If σ is much greater than ω, a frequency characteristic of the time variation of the motions (conductivity in esu has dimensions 1/s) then the required J can be obtained with only a very small E'. The first term in the equation we just derived will be much smaller than the second, which will take over the duty of supplying the time rate of change of B. In this case, we have approximately that E = -(1/c)v x B, so the electric field is determined jointly by the fluid velocity and the magnetic field. At the opposite limit, of low conductivity, J ≈ 0 and the fields are almost unaffected by the fluid motion. The dimensionless magnetic Reynolds number, RM = VL/D = VL√(4πρσ) is a criterion for the relative importance of magnetic and inertial effects. V is a velocity, and L a length, characteristic of the situation as with the usual Reynolds number. If it is large, magnetic effects may be expected to be prominent. We may say that the conductivity is "infinite" when RM is large.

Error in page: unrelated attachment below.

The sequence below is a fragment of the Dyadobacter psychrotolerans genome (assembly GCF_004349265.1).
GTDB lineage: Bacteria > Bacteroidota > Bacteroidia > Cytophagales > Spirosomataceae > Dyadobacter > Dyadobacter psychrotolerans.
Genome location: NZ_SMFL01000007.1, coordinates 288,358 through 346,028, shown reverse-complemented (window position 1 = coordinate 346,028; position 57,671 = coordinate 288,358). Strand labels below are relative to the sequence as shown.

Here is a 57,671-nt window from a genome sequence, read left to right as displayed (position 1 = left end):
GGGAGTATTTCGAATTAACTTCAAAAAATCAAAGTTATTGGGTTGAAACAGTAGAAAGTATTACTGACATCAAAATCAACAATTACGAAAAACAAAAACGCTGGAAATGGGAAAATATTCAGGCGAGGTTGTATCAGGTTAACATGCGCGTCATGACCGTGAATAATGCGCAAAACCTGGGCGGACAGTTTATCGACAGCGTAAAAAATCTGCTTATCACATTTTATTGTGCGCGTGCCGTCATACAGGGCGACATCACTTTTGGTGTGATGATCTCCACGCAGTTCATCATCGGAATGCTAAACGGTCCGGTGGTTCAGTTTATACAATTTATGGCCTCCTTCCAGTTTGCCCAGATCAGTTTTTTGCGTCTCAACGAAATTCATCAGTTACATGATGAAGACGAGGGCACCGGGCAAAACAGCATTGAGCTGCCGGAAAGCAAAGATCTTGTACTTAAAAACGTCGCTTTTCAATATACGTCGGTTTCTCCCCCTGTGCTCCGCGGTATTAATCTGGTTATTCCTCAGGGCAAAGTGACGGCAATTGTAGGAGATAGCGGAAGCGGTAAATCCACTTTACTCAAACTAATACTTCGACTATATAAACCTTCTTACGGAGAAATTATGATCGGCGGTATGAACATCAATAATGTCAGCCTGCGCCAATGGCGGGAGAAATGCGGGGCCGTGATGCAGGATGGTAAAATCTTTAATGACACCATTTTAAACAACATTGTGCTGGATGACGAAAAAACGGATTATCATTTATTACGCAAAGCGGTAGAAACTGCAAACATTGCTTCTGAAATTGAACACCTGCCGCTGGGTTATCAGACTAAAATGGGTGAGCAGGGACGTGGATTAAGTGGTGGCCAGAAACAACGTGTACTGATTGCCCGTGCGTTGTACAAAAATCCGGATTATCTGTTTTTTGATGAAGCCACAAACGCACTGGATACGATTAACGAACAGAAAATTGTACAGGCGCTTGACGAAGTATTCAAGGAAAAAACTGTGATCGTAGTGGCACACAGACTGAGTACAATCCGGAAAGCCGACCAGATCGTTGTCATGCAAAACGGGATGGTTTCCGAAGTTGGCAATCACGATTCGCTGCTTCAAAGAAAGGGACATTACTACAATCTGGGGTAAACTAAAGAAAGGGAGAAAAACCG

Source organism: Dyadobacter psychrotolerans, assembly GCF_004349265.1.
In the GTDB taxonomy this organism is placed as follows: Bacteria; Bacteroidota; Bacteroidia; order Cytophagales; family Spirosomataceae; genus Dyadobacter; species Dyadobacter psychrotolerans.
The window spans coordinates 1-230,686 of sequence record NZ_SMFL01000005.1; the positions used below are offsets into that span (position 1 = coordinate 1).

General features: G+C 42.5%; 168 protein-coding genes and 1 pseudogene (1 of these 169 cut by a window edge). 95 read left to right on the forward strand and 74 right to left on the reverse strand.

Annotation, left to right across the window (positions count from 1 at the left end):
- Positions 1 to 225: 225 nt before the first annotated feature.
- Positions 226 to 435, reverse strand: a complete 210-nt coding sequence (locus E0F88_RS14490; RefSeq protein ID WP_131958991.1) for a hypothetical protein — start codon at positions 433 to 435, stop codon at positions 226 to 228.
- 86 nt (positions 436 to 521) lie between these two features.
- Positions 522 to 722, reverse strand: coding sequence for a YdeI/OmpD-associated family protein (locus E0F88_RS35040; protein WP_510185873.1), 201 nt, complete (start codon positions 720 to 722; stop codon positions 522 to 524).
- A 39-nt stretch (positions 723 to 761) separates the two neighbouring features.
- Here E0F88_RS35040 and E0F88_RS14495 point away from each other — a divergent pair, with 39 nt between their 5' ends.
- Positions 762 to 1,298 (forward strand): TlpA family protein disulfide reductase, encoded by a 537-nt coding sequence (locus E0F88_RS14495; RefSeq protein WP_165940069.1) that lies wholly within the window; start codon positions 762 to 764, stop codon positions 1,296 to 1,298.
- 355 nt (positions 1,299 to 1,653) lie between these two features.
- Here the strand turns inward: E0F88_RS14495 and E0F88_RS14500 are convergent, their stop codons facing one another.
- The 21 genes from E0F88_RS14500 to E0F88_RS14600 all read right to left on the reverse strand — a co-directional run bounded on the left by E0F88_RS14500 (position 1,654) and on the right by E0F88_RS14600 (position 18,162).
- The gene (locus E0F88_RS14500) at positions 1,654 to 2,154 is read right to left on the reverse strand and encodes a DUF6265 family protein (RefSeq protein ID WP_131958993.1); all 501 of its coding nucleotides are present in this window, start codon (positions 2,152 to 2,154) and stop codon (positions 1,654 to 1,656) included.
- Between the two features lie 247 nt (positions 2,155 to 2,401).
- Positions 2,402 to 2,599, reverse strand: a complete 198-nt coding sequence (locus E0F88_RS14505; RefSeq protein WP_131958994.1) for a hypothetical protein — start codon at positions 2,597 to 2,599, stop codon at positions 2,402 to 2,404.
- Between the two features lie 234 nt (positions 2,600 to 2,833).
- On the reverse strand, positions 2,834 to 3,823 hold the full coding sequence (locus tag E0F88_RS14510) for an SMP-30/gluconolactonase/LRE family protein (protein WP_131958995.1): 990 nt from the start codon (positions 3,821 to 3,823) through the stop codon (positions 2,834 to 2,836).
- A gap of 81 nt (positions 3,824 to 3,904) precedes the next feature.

This result has a very important consequence. Consider the time rate of change of the magnetic flux through a surface S with boundary curve C that moves with the fluid. This rate, (d/dt)∫B·ndS, has two components. One is the change due to the change of B through S in dt, considering C fixed, and the other is the net flux added when each point of C moves a distance vdt, divided by dt. The first is ∫(∂B/∂t)·ndS, while the second is ∫(v x dl·B. Interchanging dot and cross, it becomes ∫(B x v)·dl. Now we can use Stokes's Theorem, and combine the two contributions as one volume integral, which is ∫[∂B/∂t - curl (v x B)]·ndS = 0! The flux passing through a curve C moving with the fluid is constant, or the curve never "cuts" magnetic flux: the magnetic field is rigidly attached to the fluid, "frozen in," and moves with it.